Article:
The UK-based startup Arrival has garnered a lot of press interest for securing an order for 10,000 electric delivery vans from UPS, as well as €100 million in investment from Hyundai/Kia. Now the company has unveiled a new electric bus that boasts several innovative features.
There are video screens everywhere: a ring around the top of the exterior can be used to display boarding information; another ring around the top of the interior and a panel behind the driver can display information about upcoming stops, as well as advertising; and the driver has a Tesla-style screen that controls most of the vehicle functions.
Arrival says its bus will be far more connected than most current buses, providing passengers with better real-time information, and making it easier for operators to manage their fleets.
“Our buses are connected in ways that your typical bus is not connected,” Chief Experience Officer Kwame Nyanning told The Verge. “So from a fleet management standpoint, you’re able to deploy your inventory of buses in a much more intelligent way to forecast and meet and track demand based on data that we’re able to pull from the buses. I think a lot of other bus manufacturers are just making buses. They’re not making systems.”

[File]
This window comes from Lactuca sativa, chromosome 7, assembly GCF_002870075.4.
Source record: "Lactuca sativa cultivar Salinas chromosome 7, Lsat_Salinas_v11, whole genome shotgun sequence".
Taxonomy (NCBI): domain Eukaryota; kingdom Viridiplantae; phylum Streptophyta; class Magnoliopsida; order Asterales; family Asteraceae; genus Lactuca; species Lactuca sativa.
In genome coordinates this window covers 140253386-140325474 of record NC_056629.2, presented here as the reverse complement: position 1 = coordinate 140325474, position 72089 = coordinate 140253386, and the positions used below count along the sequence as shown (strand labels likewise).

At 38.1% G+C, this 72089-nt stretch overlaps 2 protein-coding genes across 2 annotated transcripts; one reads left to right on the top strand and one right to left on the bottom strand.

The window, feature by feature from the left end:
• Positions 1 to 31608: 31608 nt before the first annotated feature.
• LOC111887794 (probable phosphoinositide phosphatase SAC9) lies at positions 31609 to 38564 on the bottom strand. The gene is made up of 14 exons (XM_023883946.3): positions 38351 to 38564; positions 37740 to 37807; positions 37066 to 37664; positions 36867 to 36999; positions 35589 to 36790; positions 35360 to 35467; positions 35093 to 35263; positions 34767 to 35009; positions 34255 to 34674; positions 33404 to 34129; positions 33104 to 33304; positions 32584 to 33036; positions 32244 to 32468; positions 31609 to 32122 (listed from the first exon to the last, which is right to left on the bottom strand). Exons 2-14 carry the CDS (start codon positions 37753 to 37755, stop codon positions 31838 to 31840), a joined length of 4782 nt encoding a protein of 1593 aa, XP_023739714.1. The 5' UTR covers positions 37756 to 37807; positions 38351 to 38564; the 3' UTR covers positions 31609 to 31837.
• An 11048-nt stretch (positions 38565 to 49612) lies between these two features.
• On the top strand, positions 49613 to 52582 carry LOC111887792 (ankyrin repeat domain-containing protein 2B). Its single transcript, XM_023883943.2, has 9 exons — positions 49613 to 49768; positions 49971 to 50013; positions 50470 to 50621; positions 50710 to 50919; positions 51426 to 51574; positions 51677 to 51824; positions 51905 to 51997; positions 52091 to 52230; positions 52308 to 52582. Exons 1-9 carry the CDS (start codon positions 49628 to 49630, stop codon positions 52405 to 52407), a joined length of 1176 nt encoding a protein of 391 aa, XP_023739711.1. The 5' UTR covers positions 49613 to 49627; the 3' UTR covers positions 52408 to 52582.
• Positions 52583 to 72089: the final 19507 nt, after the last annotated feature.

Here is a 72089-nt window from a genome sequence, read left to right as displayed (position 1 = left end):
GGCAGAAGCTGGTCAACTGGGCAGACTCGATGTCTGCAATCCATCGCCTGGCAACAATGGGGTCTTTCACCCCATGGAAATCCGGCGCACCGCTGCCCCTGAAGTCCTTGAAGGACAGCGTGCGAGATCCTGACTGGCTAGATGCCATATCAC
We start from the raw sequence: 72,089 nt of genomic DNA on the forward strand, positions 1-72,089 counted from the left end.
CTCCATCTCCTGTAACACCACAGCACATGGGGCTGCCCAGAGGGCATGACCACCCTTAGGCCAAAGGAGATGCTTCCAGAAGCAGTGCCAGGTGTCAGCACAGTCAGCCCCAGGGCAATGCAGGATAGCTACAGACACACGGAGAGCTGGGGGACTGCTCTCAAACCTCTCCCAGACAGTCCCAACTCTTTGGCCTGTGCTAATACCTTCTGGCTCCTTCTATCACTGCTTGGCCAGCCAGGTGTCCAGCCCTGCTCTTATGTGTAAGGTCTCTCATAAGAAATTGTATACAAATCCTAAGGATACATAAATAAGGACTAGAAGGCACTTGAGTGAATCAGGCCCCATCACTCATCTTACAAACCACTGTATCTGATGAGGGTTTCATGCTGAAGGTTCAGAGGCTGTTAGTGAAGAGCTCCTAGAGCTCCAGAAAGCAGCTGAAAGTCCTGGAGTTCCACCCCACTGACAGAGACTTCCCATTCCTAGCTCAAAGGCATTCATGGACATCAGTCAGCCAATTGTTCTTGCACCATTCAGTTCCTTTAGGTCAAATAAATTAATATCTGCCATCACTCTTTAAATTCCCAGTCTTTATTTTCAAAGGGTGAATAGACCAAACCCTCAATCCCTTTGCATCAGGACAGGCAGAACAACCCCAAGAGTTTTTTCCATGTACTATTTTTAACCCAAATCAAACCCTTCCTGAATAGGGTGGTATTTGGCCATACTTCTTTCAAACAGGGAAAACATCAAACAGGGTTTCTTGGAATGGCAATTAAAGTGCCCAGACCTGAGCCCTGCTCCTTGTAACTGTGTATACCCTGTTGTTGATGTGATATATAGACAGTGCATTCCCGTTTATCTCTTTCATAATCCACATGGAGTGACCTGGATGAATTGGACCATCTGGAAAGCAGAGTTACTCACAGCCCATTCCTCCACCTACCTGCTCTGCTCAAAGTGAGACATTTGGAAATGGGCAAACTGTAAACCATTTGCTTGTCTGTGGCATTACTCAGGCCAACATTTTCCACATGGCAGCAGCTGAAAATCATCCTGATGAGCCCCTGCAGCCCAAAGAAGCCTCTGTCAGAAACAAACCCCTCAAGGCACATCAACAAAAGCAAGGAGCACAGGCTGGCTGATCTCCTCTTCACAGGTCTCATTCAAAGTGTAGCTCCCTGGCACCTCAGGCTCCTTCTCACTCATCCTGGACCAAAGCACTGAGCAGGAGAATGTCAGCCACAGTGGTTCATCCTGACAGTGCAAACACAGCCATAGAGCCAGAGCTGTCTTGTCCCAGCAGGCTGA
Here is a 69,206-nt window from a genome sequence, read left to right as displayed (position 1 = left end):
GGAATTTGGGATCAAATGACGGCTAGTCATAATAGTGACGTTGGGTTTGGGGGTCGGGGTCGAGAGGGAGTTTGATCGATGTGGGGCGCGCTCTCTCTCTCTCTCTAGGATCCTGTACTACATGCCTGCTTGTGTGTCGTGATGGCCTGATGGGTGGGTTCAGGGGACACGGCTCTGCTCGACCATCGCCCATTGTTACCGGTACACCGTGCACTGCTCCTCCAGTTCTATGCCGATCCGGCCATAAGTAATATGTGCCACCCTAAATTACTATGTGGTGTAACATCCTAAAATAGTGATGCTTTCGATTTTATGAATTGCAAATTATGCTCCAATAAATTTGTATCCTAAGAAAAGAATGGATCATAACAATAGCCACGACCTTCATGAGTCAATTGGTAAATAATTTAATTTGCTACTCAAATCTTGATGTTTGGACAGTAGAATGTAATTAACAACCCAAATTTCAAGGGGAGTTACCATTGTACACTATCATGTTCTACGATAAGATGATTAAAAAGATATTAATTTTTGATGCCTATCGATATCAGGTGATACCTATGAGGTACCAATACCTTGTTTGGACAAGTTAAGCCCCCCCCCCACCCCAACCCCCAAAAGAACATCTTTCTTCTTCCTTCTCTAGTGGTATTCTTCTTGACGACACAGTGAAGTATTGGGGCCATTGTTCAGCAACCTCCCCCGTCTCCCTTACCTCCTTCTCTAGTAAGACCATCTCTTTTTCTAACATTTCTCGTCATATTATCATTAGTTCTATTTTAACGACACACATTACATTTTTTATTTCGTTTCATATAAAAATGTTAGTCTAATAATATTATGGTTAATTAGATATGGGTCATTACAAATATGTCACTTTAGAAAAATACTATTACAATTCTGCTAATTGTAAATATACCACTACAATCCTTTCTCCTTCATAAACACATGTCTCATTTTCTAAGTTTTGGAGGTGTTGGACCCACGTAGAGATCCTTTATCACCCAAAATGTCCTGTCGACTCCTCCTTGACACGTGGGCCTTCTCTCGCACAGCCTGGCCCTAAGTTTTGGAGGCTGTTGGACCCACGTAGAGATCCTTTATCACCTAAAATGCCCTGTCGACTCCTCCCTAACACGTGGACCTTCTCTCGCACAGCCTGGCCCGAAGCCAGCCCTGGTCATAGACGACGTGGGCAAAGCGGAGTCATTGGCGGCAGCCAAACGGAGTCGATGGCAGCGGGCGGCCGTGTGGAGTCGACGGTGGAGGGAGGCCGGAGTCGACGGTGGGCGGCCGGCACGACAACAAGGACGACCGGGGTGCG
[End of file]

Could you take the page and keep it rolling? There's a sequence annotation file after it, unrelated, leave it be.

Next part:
Arrival has released few details of its electric powertrains, but it has said that its delivery vans will be built on a modular platform that can be scaled up or down for different vehicles. The company is also developing electric taxis and delivery robots. All of these will be built at “microfactories,” built near customers’ facilities.
Nyanning hinted at plans for a range of vehicles. “Yes, we want to make this bus, and this [is] the best bus anybody’s probably ever ridden on. But the more robust and expansive our ecosystem grows, the more relevant it becomes. We introduce a van, we introduce the bus, we introduce taxis, we introduce other shared mobility solutions or mobility-as-a-service solutions, and all of a sudden, the cumulative value of all these systems and platforms working together to form a single solution becomes quite compelling.”